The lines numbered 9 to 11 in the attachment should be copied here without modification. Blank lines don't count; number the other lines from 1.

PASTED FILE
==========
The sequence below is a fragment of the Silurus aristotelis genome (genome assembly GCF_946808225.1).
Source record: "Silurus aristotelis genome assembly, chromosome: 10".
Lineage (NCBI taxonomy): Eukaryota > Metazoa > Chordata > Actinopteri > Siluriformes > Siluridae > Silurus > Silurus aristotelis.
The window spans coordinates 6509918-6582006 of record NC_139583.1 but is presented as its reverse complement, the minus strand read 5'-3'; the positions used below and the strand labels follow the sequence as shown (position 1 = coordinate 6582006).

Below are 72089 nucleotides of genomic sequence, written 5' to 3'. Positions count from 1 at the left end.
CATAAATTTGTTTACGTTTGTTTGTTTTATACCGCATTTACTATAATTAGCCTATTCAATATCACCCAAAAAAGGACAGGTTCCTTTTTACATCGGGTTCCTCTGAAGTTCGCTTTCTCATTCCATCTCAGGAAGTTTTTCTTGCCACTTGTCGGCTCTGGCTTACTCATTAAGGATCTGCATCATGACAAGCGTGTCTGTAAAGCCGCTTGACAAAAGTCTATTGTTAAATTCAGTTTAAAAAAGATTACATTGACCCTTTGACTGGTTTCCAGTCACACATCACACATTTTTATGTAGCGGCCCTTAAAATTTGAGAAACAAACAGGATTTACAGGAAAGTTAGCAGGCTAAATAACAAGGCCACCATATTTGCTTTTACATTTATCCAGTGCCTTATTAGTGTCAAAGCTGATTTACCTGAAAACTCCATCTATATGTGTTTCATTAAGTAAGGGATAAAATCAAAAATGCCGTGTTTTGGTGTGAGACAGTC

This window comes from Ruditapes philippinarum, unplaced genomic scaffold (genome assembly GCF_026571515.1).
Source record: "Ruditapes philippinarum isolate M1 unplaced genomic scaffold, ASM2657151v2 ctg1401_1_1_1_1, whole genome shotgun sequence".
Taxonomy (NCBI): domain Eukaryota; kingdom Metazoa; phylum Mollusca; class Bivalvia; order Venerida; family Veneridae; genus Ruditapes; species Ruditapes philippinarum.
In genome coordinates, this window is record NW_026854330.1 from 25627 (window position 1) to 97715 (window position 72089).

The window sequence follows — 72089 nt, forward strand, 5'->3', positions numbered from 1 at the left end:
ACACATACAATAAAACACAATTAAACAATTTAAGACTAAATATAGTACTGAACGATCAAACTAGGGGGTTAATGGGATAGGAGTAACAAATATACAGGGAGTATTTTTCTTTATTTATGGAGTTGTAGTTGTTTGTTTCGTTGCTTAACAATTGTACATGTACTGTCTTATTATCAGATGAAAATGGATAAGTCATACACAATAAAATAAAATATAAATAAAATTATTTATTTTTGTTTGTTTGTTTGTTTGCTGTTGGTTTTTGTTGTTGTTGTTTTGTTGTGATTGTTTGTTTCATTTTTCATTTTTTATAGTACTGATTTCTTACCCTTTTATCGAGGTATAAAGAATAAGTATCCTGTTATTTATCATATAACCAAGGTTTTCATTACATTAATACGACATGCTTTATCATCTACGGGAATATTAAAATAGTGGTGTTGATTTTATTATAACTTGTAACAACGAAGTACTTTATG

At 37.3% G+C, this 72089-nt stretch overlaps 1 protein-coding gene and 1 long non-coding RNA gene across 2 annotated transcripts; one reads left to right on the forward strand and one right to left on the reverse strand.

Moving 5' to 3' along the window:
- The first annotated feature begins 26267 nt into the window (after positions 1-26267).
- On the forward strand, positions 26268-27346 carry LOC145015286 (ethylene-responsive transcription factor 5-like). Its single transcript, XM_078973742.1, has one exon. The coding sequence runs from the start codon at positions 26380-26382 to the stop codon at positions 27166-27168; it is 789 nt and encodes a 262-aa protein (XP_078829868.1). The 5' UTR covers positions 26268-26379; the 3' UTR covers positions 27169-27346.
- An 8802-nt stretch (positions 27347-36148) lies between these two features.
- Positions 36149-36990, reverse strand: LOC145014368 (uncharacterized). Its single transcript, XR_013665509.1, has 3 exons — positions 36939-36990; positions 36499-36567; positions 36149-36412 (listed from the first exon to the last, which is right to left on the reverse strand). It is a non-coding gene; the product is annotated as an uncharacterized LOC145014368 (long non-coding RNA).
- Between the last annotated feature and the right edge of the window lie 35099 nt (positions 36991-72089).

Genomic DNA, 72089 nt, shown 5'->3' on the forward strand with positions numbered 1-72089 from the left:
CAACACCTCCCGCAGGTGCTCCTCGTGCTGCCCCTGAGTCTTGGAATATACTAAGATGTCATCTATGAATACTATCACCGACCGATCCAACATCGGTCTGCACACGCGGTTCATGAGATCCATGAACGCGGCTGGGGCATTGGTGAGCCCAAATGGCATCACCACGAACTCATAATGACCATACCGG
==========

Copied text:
Taxonomy (NCBI): domain Eukaryota; kingdom Metazoa; phylum Mollusca; class Bivalvia; order Venerida; family Veneridae; genus Ruditapes; species Ruditapes philippinarum.
In genome coordinates, this window is record NW_026854330.1 from 25627 (window position 1) to 97715 (window position 72089).

The window sequence follows — 72089 nt, forward strand, 5'->3', positions numbered from 1 at the left end: